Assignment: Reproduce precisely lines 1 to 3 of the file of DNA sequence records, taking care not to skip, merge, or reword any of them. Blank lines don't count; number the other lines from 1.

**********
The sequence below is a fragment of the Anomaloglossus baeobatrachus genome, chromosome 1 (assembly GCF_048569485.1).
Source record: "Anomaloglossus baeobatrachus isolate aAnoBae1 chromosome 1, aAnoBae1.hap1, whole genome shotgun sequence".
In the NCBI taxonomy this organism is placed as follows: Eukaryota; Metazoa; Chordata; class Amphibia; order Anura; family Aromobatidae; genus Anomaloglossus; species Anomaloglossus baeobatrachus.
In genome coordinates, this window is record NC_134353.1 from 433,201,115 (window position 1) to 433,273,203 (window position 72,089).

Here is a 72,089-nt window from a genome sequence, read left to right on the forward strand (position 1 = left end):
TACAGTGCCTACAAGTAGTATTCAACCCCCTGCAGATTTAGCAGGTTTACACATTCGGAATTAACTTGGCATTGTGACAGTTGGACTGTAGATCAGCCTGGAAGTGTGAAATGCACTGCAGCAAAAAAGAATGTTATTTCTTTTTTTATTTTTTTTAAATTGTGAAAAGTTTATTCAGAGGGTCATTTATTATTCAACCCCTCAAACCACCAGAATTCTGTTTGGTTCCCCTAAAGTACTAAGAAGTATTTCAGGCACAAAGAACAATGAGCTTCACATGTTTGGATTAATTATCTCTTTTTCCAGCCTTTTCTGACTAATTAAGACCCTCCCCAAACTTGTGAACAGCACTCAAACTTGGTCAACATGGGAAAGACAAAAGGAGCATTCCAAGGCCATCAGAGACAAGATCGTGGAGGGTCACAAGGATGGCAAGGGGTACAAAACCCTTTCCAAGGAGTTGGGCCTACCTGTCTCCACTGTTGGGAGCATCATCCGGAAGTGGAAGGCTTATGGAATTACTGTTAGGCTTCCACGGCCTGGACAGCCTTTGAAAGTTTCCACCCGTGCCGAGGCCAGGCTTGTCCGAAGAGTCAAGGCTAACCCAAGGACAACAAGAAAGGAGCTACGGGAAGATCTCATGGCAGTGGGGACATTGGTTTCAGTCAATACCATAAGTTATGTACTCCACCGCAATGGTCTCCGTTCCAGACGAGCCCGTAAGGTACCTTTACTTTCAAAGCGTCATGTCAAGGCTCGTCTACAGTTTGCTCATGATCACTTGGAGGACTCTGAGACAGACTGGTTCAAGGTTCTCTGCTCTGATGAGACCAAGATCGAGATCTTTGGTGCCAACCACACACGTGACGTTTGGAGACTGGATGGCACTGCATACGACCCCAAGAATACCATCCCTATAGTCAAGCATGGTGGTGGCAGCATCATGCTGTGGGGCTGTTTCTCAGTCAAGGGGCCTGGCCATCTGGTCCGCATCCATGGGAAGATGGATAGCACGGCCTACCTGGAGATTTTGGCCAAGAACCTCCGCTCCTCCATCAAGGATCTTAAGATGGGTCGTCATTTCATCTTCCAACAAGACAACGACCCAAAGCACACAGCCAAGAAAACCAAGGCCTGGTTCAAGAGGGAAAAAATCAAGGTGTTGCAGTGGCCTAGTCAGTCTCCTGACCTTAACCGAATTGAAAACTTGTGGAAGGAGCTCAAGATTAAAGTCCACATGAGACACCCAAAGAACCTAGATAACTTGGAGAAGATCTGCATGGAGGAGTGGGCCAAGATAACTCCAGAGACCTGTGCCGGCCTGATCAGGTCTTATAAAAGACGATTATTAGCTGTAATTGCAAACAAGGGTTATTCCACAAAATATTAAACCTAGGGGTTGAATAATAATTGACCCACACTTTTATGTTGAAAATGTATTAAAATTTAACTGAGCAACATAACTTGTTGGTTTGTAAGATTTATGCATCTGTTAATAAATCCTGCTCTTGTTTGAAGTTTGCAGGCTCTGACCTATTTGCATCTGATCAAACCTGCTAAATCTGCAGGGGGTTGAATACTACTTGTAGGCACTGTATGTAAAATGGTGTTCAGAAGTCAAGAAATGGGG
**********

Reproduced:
The sequence below is a fragment of the Anomaloglossus baeobatrachus genome, chromosome 1 (assembly GCF_048569485.1).
Source record: "Anomaloglossus baeobatrachus isolate aAnoBae1 chromosome 1, aAnoBae1.hap1, whole genome shotgun sequence".
In the NCBI taxonomy this organism is placed as follows: Eukaryota; Metazoa; Chordata; class Amphibia; order Anura; family Aromobatidae; genus Anomaloglossus; species Anomaloglossus baeobatrachus.